Second-innings knock against New Zealand gave Root 'a kick up the backside'
Joe Root is still trying to find his role within Ben Stokes' England set up but believes his second-innings knock against New Zealand is a good starting point.
Root gave up the Test captaincy last year and England have thrived under Stokes and new coach Brendon McCullum, winning 10 of 11 matches after a 267-run victory over the Black Caps last week.
Former skipper Root enjoyed a brilliant 18 months from the start of 2021 until the middle of last year, though the 32-year-old's form has since dropped off.
His 57 at the Bay Oval was his second-highest score since August, after a haul of 73 against Pakistan in December, and Root is confident he can rekindle his best form.
"I've not performed for a little while, so I had the bit between my teeth in the second innings," said Root ahead of the second Test at Basin Reserve in Wellington.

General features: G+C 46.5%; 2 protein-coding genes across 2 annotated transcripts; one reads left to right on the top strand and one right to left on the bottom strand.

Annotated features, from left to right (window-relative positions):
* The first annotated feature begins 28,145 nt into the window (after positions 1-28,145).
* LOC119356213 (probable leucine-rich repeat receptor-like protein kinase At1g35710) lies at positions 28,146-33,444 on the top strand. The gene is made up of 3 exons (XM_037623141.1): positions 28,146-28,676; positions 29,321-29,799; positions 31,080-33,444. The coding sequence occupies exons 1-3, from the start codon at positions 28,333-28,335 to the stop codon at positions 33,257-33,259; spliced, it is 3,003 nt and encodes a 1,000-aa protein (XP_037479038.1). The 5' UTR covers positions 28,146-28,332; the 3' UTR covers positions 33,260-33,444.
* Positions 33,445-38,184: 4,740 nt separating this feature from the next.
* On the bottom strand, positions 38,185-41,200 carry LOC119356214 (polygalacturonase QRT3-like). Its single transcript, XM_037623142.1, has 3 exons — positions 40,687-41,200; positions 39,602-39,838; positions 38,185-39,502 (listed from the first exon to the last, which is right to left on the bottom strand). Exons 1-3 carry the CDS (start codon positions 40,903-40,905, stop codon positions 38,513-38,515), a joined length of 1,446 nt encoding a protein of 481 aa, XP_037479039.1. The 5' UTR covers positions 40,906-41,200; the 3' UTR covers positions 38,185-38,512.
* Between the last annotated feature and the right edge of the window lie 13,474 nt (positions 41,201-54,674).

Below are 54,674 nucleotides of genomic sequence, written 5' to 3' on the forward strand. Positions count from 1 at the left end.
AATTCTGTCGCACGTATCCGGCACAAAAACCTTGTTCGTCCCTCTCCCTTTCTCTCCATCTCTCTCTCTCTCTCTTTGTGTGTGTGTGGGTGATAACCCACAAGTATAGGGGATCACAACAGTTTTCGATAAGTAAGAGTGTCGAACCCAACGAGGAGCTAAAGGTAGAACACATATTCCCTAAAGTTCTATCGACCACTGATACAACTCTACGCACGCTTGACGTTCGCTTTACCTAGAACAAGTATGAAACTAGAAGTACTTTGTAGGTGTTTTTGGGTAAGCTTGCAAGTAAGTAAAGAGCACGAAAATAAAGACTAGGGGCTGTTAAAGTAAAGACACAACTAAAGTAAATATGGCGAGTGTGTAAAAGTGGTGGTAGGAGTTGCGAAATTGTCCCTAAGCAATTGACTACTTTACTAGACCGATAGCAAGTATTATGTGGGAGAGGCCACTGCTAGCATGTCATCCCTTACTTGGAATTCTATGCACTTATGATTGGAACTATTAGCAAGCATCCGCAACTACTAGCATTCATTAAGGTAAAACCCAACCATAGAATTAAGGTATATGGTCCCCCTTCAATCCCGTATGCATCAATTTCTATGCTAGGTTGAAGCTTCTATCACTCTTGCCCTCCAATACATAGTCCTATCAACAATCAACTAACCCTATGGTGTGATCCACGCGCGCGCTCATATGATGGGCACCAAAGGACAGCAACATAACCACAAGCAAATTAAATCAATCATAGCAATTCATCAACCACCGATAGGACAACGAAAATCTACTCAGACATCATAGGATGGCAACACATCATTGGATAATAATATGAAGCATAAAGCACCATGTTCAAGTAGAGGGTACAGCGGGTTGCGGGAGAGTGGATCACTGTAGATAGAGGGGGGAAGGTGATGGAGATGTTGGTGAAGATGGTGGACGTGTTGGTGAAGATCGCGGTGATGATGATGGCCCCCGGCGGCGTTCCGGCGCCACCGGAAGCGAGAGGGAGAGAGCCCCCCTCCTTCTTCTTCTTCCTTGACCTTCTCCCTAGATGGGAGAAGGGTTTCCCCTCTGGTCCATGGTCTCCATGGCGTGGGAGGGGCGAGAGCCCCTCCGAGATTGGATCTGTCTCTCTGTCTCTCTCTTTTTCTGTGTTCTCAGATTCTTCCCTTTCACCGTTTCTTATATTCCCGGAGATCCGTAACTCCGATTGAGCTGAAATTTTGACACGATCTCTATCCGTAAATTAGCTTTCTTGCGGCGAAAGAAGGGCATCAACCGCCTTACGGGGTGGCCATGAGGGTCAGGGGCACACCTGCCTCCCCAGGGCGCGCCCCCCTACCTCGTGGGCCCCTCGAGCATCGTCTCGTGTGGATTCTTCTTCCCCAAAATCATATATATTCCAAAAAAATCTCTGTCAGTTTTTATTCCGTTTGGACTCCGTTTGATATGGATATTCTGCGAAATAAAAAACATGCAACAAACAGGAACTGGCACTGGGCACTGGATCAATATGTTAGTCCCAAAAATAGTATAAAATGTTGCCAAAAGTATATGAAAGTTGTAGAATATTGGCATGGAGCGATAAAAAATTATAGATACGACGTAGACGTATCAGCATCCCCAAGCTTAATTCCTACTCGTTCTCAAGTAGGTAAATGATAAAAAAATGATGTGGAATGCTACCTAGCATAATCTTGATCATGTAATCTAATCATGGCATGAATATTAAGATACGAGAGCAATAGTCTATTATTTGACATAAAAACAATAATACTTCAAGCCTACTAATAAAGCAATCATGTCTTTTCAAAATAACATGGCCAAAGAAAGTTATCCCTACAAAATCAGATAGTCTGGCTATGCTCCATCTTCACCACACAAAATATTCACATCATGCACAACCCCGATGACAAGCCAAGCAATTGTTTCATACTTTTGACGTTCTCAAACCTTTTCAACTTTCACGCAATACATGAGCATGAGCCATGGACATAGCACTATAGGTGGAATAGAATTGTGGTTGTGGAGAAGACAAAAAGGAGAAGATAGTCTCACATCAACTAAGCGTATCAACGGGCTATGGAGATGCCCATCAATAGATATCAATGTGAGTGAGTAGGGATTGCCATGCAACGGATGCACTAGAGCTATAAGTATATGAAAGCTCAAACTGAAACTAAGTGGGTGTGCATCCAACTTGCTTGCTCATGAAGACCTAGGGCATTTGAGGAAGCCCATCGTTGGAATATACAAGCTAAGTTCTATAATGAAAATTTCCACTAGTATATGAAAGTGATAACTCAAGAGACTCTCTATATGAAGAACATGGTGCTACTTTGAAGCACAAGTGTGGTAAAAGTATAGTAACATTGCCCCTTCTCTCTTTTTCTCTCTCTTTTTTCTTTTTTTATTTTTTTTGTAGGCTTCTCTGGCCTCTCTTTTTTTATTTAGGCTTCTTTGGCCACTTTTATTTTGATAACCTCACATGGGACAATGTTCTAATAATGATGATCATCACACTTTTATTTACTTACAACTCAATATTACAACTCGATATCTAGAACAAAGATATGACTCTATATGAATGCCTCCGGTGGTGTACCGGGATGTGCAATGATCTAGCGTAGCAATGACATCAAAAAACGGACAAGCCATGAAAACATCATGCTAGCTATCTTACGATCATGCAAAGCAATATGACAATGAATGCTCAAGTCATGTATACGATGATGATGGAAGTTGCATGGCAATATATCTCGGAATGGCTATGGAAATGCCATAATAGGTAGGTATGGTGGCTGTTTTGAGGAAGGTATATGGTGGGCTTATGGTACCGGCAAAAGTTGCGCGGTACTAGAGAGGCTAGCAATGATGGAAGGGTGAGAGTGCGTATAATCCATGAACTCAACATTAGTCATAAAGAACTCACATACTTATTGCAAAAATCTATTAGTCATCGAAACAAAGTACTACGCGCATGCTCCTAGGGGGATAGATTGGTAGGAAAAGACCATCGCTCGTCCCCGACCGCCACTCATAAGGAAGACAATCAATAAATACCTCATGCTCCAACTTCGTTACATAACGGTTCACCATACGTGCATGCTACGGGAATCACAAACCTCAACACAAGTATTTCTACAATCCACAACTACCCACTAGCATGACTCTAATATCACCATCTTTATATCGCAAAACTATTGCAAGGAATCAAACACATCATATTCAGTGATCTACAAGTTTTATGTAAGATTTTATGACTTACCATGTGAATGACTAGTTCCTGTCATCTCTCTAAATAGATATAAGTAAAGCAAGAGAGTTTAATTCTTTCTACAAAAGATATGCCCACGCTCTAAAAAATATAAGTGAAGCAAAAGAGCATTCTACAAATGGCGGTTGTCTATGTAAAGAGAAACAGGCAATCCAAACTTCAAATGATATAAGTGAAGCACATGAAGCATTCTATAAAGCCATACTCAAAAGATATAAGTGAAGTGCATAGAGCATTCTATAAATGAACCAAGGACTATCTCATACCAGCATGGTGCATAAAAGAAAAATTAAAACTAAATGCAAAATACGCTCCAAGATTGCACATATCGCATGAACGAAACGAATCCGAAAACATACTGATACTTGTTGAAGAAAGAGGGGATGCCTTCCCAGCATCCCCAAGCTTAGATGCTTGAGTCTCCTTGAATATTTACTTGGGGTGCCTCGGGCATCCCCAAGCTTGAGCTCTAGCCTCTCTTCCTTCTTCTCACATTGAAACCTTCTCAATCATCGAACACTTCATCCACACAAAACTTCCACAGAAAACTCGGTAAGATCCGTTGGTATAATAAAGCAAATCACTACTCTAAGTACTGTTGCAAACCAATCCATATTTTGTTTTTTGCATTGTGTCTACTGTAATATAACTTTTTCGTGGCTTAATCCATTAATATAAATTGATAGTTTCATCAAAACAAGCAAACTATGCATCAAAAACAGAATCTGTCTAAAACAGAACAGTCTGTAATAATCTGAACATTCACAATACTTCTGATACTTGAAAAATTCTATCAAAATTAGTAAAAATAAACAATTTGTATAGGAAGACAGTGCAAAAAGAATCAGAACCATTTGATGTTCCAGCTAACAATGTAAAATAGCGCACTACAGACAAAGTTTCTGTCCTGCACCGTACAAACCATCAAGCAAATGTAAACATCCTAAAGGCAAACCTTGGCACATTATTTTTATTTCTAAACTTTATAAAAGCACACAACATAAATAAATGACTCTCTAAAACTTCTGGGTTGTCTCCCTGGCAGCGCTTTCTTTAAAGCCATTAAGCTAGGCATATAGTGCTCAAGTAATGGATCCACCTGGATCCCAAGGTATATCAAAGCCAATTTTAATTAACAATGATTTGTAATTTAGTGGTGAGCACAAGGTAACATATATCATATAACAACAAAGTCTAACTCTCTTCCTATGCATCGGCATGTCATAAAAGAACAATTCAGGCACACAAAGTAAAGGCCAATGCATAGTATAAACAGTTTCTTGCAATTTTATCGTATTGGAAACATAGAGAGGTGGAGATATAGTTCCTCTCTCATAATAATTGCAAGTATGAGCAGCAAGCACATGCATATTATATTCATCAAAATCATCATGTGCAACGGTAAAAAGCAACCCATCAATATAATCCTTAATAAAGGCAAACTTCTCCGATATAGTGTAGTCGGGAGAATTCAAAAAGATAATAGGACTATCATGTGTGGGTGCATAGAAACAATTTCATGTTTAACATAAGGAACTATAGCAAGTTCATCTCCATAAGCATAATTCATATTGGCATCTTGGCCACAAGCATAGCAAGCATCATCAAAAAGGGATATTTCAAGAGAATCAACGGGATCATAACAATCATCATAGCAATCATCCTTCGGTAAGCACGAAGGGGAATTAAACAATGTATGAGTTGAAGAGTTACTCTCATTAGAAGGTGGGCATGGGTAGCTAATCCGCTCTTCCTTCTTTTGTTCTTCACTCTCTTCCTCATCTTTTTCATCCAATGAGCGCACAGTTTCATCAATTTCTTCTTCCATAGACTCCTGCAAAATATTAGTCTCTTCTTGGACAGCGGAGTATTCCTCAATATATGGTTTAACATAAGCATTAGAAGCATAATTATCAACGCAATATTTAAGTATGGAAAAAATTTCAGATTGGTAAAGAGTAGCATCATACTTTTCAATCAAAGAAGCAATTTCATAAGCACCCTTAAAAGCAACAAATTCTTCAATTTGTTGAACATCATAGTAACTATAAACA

"It's given me a little sharpener, a kick up the backside, that this is how I need to play my cricket, how I can be consistently useful in this group.
"There was the initial relief of coming out of the captaincy and now I'm just trying to find out what my role is within this team.
"I've maybe got a bit caught up in it, but I'm not too far away from what's given me success.
"I didn't feel I tried to force it in the second innings and when I'm playing well that's one of my strengths: I can score freely and I can rotate the strike.
"I felt like I found a really good tempo in how I wanted to bat."
Root's trademark reverse-scoop saw him come unstuck in the first innings at the Bay Oval, though that setback will not stop him from playing bravely when the opportunity presents itself.
He added: "You take calculated risks. I've got where I've got to by trusting my gut. It just didn't quite work out.
"It's not going to stop me playing it. It's now part of my Test game and I'll continue to utilise it when it's the right time."
England have won their last four men's Tests against New Zealand, after going winless across their seven meetings prior in the format.
The last time they enjoyed a longer winning run against the Black Caps was a six-match span from February 1963 to July 1965.